Globally, Android continues to consolidate its position as the dominant smartphone operating system. But in the U.S., Apple’s iOS platform runs in a strong second place.
In the three months ending January 2013, iOS gained 3.5 percentage points to end with 37.8 per cent of the installed base in the U.S. smartphone market, according to recent comScore data.
Android’s share shrank over the same period, from 53.6 per cent market share to 52.3 per cent.
Several reasons explain Android’s relatively lackluster U.S. performance. The iPhone 5 launch in September meant Apple was able to leverage the holiday shopping rush to gain market share.
Additionally, the overall U.S. smartphone market continues to grow impressively, and Android simply wasn’t able to keep pace. Between October 2012 and January 2013 the number of American smartphone owners climbed from 121.3 million to 129.4 million. That translates to a 7 per cent growth rate for the U.S. smartphone market (an acceleration from the 6 per cent rate recorded in the previous three month period).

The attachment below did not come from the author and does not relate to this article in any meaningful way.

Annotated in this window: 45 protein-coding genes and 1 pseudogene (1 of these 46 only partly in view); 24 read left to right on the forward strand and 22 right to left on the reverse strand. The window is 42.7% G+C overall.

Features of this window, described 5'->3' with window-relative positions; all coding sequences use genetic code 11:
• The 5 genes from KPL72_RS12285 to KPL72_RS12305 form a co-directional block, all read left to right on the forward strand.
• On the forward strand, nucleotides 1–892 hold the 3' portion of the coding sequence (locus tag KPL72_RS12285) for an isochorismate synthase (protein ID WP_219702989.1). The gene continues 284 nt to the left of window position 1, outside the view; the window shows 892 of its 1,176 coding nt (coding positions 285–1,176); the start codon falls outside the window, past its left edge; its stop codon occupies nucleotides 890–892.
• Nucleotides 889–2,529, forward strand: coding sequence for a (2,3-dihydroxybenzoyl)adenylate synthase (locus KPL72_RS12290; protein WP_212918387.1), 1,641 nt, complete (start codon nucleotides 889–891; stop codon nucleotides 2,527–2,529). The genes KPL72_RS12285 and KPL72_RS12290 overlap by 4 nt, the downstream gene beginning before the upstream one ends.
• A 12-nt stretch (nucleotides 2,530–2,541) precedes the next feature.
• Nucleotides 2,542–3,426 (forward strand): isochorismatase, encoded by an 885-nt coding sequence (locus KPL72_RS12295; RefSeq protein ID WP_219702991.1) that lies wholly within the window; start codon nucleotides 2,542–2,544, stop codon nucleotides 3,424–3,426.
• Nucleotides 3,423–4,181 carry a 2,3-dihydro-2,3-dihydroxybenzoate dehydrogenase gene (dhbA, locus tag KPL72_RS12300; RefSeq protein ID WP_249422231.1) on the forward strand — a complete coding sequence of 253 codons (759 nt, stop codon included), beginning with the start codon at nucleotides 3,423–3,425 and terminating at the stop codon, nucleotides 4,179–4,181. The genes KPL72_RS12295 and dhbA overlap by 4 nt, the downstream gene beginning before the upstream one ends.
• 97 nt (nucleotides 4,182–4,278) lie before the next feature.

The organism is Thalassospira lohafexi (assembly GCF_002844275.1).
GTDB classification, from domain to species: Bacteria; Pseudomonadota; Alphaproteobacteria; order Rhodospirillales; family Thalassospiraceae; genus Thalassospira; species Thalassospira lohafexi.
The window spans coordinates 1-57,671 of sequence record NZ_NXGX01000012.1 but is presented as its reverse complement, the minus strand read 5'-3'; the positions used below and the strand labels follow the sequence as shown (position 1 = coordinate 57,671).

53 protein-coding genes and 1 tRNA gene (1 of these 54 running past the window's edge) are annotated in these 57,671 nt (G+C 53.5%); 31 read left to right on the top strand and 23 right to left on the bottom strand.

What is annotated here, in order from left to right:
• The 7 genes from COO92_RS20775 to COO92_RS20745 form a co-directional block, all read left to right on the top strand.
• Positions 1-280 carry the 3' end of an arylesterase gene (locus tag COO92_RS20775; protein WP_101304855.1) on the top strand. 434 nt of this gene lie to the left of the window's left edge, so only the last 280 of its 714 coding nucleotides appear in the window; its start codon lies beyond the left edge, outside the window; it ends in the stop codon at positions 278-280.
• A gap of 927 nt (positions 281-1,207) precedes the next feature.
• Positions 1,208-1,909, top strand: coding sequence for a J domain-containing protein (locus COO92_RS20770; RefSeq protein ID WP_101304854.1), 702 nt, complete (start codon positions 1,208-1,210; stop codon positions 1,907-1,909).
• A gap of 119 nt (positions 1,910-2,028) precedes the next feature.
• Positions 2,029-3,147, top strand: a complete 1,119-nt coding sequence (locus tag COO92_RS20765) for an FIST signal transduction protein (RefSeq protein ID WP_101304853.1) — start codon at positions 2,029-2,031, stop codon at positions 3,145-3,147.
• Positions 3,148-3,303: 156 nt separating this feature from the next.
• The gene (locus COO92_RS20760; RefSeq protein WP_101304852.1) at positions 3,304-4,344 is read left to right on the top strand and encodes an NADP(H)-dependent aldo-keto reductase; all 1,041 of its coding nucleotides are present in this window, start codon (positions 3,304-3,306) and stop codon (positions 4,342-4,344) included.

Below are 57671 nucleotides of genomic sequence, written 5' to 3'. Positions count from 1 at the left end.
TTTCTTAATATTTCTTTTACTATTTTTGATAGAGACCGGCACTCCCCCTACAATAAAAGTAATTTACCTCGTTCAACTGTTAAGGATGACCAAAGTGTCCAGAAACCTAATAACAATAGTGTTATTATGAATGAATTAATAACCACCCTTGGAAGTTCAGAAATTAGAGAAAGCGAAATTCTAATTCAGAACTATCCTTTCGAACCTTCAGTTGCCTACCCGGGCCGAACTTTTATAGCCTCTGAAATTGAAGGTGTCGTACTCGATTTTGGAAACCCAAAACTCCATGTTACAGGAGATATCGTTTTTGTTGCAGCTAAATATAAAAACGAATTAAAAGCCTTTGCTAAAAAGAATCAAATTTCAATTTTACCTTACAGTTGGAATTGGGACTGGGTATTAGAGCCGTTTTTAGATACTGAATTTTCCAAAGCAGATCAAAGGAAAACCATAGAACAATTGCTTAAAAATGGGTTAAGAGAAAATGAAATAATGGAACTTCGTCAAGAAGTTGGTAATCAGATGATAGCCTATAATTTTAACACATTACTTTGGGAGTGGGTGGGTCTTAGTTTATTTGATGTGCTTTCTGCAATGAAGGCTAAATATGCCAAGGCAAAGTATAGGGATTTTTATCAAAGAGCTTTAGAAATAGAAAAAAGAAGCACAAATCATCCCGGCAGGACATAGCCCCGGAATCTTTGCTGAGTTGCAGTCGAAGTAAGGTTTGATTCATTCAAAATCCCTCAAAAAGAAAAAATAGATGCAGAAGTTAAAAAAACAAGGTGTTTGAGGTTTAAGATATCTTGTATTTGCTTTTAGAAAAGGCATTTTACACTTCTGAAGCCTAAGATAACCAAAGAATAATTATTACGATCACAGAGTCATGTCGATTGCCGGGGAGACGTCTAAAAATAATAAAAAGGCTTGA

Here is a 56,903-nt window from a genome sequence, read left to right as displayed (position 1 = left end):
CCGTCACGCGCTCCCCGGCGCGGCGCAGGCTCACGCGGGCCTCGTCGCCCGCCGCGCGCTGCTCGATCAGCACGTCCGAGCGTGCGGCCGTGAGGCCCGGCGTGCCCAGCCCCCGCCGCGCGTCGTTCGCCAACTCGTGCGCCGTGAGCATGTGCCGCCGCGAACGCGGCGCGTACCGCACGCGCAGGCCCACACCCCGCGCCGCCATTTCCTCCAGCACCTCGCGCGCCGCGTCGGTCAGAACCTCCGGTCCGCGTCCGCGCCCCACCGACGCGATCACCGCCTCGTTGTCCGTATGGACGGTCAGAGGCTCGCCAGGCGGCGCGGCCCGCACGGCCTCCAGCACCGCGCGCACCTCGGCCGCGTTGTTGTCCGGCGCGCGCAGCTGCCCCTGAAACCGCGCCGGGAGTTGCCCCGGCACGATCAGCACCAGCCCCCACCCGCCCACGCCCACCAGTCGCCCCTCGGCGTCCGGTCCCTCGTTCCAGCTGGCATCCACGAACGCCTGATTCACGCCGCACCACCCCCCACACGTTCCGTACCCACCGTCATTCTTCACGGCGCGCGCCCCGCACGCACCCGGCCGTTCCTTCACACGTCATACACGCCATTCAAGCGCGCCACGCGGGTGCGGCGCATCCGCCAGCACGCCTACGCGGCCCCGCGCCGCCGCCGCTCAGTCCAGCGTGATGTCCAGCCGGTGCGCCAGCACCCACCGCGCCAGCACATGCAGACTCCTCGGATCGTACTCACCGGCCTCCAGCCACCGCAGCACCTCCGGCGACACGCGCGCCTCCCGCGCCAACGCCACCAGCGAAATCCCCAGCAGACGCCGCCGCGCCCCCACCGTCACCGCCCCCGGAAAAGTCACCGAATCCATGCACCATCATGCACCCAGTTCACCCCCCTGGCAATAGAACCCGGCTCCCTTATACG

Android will likely receive a market share boost in the next few months from U.S. sales of the just-launched Samsung Galaxy S4. However, the other side of that coin is that Google’s Android is increasingly dependent on Samsung, as other Android manufacturers languish.
NOW WATCH: Briefing videos
Business Insider Emails & Alerts
Site highlights each day to your inbox.